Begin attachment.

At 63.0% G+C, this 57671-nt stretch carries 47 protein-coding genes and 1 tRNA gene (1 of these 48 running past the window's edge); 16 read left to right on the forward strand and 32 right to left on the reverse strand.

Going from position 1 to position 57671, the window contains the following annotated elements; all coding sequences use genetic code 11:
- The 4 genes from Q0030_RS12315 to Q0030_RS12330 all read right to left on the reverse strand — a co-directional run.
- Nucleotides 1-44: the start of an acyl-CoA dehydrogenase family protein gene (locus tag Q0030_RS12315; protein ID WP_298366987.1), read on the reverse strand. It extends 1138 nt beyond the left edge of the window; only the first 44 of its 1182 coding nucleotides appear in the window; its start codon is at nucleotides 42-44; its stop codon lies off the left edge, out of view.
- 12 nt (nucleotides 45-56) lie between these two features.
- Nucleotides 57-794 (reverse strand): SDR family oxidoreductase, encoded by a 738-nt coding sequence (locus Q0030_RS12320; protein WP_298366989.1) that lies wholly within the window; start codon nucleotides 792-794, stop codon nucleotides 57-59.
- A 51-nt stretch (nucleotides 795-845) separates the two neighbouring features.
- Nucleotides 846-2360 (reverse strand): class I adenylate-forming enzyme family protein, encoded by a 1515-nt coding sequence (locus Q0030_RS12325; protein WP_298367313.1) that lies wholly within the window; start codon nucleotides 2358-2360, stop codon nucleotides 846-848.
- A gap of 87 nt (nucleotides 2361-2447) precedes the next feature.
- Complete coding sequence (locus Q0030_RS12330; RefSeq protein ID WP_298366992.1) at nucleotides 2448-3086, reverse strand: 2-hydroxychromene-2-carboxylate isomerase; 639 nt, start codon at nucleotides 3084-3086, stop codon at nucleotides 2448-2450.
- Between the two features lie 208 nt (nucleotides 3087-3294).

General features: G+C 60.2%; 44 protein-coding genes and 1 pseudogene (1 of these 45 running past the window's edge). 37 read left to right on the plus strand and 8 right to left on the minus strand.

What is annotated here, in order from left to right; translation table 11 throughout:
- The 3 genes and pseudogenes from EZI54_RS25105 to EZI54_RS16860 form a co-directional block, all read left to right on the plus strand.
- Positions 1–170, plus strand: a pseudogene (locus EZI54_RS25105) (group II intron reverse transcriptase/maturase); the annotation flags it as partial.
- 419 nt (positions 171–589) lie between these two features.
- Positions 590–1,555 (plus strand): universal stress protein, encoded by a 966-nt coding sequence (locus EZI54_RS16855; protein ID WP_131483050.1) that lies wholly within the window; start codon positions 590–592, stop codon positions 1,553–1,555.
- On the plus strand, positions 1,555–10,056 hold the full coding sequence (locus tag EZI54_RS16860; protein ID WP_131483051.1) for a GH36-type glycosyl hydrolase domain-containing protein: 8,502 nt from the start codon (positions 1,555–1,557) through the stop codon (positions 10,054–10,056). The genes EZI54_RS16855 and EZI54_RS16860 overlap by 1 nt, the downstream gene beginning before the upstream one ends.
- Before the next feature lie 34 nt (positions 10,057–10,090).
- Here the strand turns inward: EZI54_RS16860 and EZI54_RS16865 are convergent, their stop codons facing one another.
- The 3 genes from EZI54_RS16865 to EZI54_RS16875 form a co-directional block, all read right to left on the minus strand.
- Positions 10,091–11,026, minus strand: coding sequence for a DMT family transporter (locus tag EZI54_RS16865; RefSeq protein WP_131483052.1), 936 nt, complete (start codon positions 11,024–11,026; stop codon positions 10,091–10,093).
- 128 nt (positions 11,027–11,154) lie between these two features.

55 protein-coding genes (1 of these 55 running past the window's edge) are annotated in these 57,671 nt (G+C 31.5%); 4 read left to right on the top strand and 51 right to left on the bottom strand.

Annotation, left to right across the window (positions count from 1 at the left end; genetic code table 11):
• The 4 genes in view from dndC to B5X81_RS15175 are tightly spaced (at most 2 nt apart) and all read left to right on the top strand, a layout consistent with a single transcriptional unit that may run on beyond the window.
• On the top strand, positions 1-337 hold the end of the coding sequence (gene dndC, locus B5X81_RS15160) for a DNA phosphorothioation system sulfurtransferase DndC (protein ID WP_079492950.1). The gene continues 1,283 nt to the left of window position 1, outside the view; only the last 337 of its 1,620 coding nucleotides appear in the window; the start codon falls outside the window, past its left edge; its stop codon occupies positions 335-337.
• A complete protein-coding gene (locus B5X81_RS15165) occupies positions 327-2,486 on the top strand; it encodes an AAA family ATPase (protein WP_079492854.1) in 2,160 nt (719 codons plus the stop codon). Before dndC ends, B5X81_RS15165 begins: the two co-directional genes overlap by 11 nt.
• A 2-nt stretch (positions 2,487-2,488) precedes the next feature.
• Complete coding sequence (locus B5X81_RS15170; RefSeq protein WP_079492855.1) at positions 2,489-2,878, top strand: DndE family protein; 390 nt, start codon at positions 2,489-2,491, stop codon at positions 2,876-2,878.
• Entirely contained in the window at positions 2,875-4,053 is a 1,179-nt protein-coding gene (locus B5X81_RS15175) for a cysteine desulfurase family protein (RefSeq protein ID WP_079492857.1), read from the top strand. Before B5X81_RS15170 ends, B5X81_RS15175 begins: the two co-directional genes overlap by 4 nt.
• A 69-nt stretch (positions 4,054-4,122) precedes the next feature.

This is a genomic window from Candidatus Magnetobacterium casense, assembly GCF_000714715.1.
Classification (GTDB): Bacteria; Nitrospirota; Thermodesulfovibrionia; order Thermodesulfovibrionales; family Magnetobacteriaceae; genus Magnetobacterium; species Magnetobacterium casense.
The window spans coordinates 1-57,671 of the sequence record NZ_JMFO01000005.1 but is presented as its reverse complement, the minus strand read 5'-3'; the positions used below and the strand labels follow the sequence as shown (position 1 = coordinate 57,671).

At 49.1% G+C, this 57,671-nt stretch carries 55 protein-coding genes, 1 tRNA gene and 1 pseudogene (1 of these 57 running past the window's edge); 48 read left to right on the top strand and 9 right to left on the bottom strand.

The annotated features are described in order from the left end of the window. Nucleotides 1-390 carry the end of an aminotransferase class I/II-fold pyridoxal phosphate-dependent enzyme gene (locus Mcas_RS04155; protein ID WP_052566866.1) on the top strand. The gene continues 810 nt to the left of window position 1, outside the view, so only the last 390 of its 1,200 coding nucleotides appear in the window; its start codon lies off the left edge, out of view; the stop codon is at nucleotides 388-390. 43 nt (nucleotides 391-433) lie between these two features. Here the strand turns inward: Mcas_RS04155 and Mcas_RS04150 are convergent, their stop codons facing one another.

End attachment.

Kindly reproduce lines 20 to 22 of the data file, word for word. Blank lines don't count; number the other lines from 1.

- Here the strand turns inward: EZI54_RS16860 and EZI54_RS16865 are convergent, their stop codons facing one another.
- The 3 genes from EZI54_RS16865 to EZI54_RS16875 form a co-directional block, all read right to left on the minus strand.
- Positions 10,091–11,026, minus strand: coding sequence for a DMT family transporter (locus tag EZI54_RS16865; RefSeq protein WP_131483052.1), 936 nt, complete (start codon positions 11,024–11,026; stop codon positions 10,091–10,093).